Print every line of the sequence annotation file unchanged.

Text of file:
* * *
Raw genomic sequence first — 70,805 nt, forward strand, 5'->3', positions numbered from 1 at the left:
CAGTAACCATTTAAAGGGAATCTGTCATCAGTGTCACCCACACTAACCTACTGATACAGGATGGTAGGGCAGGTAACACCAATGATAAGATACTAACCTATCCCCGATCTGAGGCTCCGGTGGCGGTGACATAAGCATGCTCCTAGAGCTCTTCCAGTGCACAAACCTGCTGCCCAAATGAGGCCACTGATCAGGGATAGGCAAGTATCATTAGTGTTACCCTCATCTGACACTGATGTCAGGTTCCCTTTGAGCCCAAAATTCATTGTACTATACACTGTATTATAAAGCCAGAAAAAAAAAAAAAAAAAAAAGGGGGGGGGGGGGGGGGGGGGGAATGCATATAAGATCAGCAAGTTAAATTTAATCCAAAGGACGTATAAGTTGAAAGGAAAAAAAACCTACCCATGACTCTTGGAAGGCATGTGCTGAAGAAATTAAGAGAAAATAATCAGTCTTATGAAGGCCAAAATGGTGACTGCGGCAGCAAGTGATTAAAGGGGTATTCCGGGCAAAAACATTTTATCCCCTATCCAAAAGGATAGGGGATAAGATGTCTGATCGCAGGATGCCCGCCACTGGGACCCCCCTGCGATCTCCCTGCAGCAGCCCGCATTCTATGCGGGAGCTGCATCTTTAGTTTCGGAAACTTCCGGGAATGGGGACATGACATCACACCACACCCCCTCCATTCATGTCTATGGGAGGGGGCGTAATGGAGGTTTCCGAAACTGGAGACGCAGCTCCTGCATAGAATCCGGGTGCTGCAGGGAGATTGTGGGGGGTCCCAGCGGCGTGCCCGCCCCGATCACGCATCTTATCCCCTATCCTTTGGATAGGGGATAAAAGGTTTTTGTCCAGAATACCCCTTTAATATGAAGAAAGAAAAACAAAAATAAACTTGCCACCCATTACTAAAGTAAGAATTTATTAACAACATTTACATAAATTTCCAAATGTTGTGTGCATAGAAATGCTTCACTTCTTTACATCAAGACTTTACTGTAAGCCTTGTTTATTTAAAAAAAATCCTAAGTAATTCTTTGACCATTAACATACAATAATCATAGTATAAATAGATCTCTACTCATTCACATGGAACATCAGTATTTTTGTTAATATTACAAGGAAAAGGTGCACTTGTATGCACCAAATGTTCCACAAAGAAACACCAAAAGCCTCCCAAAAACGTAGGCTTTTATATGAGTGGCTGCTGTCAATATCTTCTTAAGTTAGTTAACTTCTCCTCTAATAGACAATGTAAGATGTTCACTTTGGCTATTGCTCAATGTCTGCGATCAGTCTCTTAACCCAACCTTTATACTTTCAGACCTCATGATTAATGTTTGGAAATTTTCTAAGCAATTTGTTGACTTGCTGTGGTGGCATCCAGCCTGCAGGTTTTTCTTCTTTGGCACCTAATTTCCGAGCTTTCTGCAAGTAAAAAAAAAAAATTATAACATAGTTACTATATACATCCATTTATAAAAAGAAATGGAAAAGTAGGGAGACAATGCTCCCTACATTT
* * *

Raw genomic sequence first — 70,805 nt, forward strand, 5'->3', positions numbered from 1 at the left:
CAGTAACCATTTAAAGGGAATCTGTCATCAGTGTCACCCACACTAACCTACTGATACAGGATGGTAGGGCAGGTAACACCAATGATAAGATACTAACCTATCCCCGATCTGAGGCTCCGGTGGCGGTGACATAAGCATGCTCCTAGAGCTCTTCCAGTGCACAAACCTGCTGCCCAAATGAGGCCACTGATCAGGGATAGGCAAGTATCATTAGTGTTACCCTCATCTGACACTGATGTCAGGTTCCCTTTGAGCCCAAAATTCATTGTACTATACACTGTATTATAAAGCCAGAAAAAAAAAAAAAAAAAAAAGGGGGGGGGGGGGGGGGGGGGGAATGCATATAAGATCAGCAAGTTAAATTTAATCCAAAGGACGTATAAGTTGAAAGGAAAAAAAACCTACCCATGACTCTTGGAAGGCATGTGCTGAAGAAATTAAGAGAAAATAATCAGTCTTATGAAGGCCAAAATGGTGACTGCGGCAGCAAGTGATTAAAGGGGTATTCCGGGCAAAAACATTTTATCCCCTATCCAAAAGGATAGGGGATAAGATGTCTGATCGCAGGATGCCCGCCACTGGGACCCCCCTGCGATCTCCCTGCAGCAGCCCGCATTCTATGCGGGAGCTGCATCTTTAGTTTCGGAAACTTCCGGGAATGGGGACATGACATCACACCACACCCCCTCCATTCATGTCTATGGGAGGGGGCGTAATGGAGGTTTCCGAAACTGGAGACGCAGCTCCTGCATAGAATCCGGGTGCTGCAGGGAGATTGTGGGGGGTCCCAGCGGCGTGCCCGCCCCGATCACGCATCTTATCCCCTATCCTTTGGATAGGGGATAAAAGGTTTTTGTCCAGAATACCCCTTTAATATGAAGAAAGAAAAACAAAAATAAACTTGCCACCCATTACTAAAGTAAGAATTTATTAACAACATTTACATAAATTTCCAAATGTTGTGTGCATAGAAATGCTTCACTTCTTTACATCAAGACTTTACTGTAAGCCTTGTTTATTTAAAAAAAATCCTAAGTAATTCTTTGACCATTAACATACAATAATCATAGTATAAATAGATCTCTACTCATTCACATGGAACATCAGTATTTTTGTTAATATTACAAGGAAAAGGTGCACTTGTATGCACCAAATGTTCCACAAAGAAACACCAAAAGCCTCCCAAAAACGTAGGCTTTTATATGAGTGGCTGCTGTCAATATCTTCTTAAGTTAGTTAACTTCTCCTCTAATAGACAATGTAAGATGTTCACTTTGGCTATTGCTCAATGTCTGCGATCAGTCTCTTAACCCAACCTTTATACTTTCAGACCTCATGATTAATGTTTGGAAATTTTCTAAGCAATTTGTTGACTTGCTGTGGTGGCATCCAGCCTGCAGGTTTTTCTTCTTTGGCACCTAATTTCCGAGCTTTCTGCAAGTAAAAAAAAAAAATTATAACATAGTTACTATATACATCCATTTATAAAAAGAAATGGAAAAGTAGGGAGACAATGCTCCCTACATTT